College presidents: gaining on their more highly paid university peers

The pay of college executives still trails that of universities, but they’re catching up

Colleges are often unfairly seen as the second tier of the higher education universe—and, as we noted last year, that extends to the compensation of college administrators, who have long been paid substantially less than their university peers

So did anything change in 2008? Yes. Ontario’s Sunshine List salary disclosure was released today, and the tally of Ontario college employees earning more than $100,000 (the threshold for inclusion on the list) is, as always, much shorter than the count for universities. However, the number of college senior administrators earning more than $200,000 has grown by nearly two-thirds, and several highly paid college heads are taking home university-president-sized paychecks.

The highest paid college president in Ontario is Frederick Miner of Seneca College. With a salary of $406,000 and taxable benefits worth $5,000, his compensation is enough to put him squarely in the upper tier of university administrators. Miner’s salary is more than that paid to the president of the largest university in the country, David Naylor of the University of Toronto. (The latter’s salary was $380,000).

Conestoga College president John Tibbits was paid $387,000. That’s more than the president of neighbouring Wilfrid Laurier University. (The president of the other university just down the road, the University of Waterloo was however paid about $101,000 more).

The presidents of five other Ontario colleges — Humber, Sheridan, George Brown, Mohawk and Algonquin — earned over $300,000. Their pay is below that awarded the presidents of large Ontario universities, but in line with the compensation given to presidents of smaller Ontario universities. For example, Dennis Mock, president of Nipissing University, Ontario’s second-smallest public university, was paid $271,000. Bonnie Patterson, president of Brock, last year received total compensation of $338,000.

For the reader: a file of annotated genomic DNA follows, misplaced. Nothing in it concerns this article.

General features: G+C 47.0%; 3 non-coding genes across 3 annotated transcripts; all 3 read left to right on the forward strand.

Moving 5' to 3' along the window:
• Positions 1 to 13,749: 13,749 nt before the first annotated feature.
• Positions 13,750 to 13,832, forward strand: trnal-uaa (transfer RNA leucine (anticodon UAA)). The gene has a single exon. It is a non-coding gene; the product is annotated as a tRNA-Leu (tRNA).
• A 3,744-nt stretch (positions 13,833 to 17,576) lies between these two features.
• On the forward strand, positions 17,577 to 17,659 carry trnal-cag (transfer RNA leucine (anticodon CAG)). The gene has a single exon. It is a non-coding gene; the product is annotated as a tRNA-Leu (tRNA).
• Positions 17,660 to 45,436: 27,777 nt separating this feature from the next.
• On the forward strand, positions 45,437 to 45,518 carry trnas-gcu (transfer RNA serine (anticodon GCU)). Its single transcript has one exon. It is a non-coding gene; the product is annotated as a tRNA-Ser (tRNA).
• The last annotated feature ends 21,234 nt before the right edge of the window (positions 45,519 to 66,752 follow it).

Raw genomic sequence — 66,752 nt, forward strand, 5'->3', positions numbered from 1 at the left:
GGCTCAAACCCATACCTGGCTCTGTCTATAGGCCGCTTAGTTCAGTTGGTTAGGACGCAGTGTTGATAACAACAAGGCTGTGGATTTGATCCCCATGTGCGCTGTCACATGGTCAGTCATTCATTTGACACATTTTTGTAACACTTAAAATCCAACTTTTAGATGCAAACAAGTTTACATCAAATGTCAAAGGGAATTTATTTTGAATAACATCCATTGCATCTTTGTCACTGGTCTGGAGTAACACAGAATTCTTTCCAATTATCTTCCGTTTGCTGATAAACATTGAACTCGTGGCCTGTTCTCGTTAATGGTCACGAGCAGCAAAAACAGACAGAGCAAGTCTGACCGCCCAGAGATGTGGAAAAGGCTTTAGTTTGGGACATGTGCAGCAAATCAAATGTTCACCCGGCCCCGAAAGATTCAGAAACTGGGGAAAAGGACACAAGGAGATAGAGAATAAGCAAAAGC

The pay gap between colleges and universities appears to be larger in Western Canada. According to BC public sector salary disclosure, as compiled by the Vancouver Sun, there were 182 employees of the BC university and college system earning more than $200,000. (Data is for either 2006-07 or 2007-08). Of those 182 highly paid individuals, only two were from the college or institute system: the acting and outgoing presidents of BCIT. (What’s more, hardly any of the 182 members of the over $200K club came from the former university college system; almost all worked at one of the province’s four traditional universities, in particular UBC).

For example, the president of Camosun College, a large public college in Victoria, BC, earned $185,000 in 2007-08—or less than half the remuneration of the president of the cross-town University of Victoria. And the head of UBC-Okanagan collected a paycheck in 2007-08 of $322,000—or nearly double that awarded to the president of nearby (and former sister institution) Okanagan College.

(Click on chart to enlarge.)